A couple weeks ago, I received a little bit of a promotion at work. New manager. Pay increase. The good stuff. I work through an employment agency, so when my agent wrote me a congratulations note, she said, “You just stand out wherever you go, don’t you?”
Maybe. But it’s not coincidental. I have a way that I approach my work, and that is the reason that wherever I go, I stand out and end up moving up the rungs of the ladder sooner than anyone ever imagines.
As I got to thinking about it, I categorized how I approached my work into 7 buckets. Here’s my advice for standing out.
1. Don’t Forget Who Your Boss Is
In one of his books (can’t remember which) Donald Trump gives strong advice about working with your boss. He says something along the lines of “you only need to impress your boss” (I’m paraphrasing). That advice has stuck with me. The only person that really matters to me in regards to making an impression is my own boss. I don’t care what my peers think about my work. Their praise or criticism is important in that working as a team is crucial to getting things done successfully, but I only care to “impress” my boss.
So far, that’s worked out well for me.
2. Do Your Work
I am not a workaholic. I never volunteer to work overtime. I don’t do other people’s work for them. But I do this: I work when I am there. I don’t walk around gabbing. I don’t spend all my time on Facebook. I don’t sit staring into the distance.
The truth is that most of us are worth more than what we earn, and that is something everyone above us knows. When we do less than what we are asked, we become less valuable. Not so much that we would be fired, because usually we still come at a huge bargain; but still, less valuable.
So that means when you do what you are asked to do, you keep your value as an employee. There are so many people who do not even do what they are asked to do that doing even that much is going to help you stand out.
3. Become a Leader
No matter where you go or what you do, become a leader. Leaders get noticed by those in positions of authority simply because everyone is always pointing at them! What’s even better is that supervisors rely on employees with leadership because they cannot be everywhere at once. This is a value add (it’s also a great way to get a raise).
To be a leader, you don’t have to be perfect or know everything. But you do have to have confidence in what you do enough to teach others how to do it. Don’t do anyone else’s work – that’s not what leaders do. Instead, help them do it for themselves.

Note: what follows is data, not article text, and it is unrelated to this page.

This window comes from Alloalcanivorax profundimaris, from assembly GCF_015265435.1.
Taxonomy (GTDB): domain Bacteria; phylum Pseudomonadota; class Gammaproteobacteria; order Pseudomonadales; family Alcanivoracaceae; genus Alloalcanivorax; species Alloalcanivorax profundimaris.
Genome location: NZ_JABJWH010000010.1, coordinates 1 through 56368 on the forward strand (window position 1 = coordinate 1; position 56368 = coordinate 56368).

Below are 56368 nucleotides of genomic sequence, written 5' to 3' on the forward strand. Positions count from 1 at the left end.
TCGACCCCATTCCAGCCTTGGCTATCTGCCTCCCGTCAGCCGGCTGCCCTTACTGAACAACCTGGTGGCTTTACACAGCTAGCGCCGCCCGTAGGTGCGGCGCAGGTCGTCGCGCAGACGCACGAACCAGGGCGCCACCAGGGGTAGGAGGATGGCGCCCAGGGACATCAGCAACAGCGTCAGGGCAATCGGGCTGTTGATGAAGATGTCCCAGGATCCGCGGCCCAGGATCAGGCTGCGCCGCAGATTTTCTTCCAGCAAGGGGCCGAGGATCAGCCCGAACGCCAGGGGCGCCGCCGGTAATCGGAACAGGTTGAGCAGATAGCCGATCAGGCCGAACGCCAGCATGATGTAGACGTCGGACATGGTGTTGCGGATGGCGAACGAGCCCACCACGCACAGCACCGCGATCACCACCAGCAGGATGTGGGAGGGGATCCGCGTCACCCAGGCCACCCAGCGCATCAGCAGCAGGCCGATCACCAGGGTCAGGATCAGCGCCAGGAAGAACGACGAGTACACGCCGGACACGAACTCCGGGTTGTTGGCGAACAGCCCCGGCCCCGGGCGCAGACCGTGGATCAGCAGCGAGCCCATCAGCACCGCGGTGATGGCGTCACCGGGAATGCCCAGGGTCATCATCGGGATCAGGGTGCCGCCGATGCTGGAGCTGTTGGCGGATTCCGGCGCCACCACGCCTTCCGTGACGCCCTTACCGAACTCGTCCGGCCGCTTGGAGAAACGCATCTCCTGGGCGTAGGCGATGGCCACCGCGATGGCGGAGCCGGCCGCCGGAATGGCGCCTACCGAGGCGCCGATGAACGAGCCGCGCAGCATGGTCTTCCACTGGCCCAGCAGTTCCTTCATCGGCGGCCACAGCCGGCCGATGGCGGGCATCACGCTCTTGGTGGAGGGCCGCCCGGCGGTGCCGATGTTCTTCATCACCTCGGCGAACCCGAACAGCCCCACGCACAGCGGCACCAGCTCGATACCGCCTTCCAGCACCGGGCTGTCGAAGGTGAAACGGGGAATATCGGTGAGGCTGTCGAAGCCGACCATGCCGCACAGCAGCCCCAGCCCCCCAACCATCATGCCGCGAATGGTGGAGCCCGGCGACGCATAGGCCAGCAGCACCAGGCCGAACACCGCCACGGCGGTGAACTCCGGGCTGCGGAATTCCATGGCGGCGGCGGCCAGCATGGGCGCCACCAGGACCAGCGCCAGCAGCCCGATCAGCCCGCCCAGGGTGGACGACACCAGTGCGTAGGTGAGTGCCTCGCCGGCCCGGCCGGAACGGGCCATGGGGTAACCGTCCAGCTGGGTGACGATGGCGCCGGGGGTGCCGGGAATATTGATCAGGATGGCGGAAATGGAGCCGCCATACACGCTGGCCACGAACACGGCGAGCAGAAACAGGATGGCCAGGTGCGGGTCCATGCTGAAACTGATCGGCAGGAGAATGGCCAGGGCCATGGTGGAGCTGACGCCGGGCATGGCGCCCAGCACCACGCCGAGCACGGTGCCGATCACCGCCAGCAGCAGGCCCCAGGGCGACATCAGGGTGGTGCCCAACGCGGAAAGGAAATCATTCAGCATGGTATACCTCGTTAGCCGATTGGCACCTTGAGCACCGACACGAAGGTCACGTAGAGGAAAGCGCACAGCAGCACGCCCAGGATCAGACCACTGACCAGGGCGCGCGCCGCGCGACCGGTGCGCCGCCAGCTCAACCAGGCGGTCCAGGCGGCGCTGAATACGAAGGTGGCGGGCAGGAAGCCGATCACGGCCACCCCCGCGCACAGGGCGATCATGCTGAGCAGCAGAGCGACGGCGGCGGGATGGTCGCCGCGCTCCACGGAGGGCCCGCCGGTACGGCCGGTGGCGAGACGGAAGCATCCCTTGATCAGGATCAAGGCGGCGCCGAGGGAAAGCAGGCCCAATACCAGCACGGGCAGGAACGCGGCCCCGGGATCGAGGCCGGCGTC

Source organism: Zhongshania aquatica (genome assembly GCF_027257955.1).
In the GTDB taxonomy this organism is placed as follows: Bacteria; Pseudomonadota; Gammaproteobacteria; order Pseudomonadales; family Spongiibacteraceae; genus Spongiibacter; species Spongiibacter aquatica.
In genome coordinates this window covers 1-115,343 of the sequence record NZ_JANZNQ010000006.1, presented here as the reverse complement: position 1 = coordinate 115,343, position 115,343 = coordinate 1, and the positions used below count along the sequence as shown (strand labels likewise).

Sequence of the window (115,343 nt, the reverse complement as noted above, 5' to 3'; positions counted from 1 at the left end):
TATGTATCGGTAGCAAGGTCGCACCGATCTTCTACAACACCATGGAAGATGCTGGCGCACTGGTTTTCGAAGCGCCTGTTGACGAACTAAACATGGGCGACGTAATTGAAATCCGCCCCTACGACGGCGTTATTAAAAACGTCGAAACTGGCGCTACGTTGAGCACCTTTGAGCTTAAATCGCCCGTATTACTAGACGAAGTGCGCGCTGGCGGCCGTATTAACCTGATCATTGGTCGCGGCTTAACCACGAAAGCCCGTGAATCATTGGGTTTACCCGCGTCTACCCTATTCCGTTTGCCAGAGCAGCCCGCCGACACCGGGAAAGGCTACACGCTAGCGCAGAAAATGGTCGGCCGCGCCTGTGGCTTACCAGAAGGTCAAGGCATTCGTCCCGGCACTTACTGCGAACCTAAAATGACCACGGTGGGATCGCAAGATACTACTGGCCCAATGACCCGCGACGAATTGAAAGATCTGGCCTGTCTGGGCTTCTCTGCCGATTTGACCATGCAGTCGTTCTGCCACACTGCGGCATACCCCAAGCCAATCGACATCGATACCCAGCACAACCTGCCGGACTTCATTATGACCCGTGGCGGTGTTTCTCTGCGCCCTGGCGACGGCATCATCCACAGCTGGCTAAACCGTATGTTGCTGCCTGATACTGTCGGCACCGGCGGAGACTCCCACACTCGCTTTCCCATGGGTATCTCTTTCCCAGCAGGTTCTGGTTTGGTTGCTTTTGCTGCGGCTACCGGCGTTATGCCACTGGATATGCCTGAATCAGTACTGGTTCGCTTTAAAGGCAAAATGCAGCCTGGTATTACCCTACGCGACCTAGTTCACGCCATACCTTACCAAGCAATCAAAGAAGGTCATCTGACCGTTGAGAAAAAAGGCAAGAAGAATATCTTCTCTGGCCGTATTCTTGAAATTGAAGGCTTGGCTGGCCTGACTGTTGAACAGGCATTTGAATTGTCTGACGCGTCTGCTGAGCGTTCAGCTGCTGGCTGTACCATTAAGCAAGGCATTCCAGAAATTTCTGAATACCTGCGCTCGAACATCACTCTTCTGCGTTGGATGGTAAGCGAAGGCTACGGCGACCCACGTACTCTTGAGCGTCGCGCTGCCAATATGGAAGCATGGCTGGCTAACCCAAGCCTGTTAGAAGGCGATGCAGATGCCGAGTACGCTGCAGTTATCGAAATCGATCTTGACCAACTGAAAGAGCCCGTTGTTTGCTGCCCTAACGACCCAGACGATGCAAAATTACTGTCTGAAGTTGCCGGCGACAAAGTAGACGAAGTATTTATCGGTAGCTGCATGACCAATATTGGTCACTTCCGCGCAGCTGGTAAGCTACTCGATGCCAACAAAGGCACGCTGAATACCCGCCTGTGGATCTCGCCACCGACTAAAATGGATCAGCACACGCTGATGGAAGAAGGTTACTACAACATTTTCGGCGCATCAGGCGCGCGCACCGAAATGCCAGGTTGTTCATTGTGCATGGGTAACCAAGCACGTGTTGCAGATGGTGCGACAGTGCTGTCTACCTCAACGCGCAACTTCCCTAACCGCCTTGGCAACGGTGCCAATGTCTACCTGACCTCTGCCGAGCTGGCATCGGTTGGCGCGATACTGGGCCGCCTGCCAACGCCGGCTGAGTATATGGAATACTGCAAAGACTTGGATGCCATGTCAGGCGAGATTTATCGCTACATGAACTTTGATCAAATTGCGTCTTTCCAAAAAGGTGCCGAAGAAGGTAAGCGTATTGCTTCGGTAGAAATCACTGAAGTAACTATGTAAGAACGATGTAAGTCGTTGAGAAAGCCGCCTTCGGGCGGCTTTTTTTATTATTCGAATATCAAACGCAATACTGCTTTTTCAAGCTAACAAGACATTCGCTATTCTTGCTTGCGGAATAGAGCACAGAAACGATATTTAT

4. Ask Questions Early and Often
If you’re someone who doesn’t ask questions because you are afraid to look incompetent, please understand that asking questions is a sign of security and confidence. Most of the time, your boss is happy to answer your questions so that you can do your work the right way. People who don’t ask enough questions put themselves at risk of doing things incorrectly and making a big mess.
You will stand out if you are confident enough and secure enough to ask for clarity. I’m not going to embellish this by saying that it will show your boss your enthusiasm, yada yada. For me, it just makes it clear that you are interested in doing things right the first time. That’s huge.
5. Complain Vertically
If you must complain, send your complaints upstream. It does no good to go around complaining to your peers about something. If your boss doesn’t know there’s something wrong, you cannot expect them to fix it.
When I have an issue, I send it to my boss instead of to the peanut gallery. Not that I have issues frequently, but I am honest and genuinely interested in helping things run smoothly, so I’d rather go to the people with the ability to make changes.
I also realize that my bosses are human beings with complaints of their own. Remembering this will keep you humble, and could also establish a friendship with your boss that you didn’t think was possible.
6. Develop an Expertise
Have you ever worked in an environment where your boss knows how to do your job better than you? Perfect. You are now in a position to turn that around, and in doing so, become invaluable. It’s a huge opportunity for you to stand out.
I make it a point to know my work better than anyone – including my boss. That way, if anyone has questions, they come to me for answers. If you start doing this, you’ll find yourself getting noticed rapidly.
7. Practice Diplomacy
There’s a guy at my company who is like sandpaper. Sometimes, he’s useful, but most of the time, you’d rather not touch him. He’s just too irritating.
That’s not a great way to stand out or get promoted. While I don’t necessarily attribute very much credence or importance in my peer’s opinions, I don’t go out of my way to annoy them or cause drama, either. I make friends with my peers at work and outside of work as well.
Being a friendly person is a great way to get noticed. Obviously, it only gets you so far, but make it a point to be able to work on friendly terms with others.
There you have it! It’s just one recipe for standing out, which could lead to a promotion or chance to lead that project you’ve been wanting. Try them out and let me know what you think!
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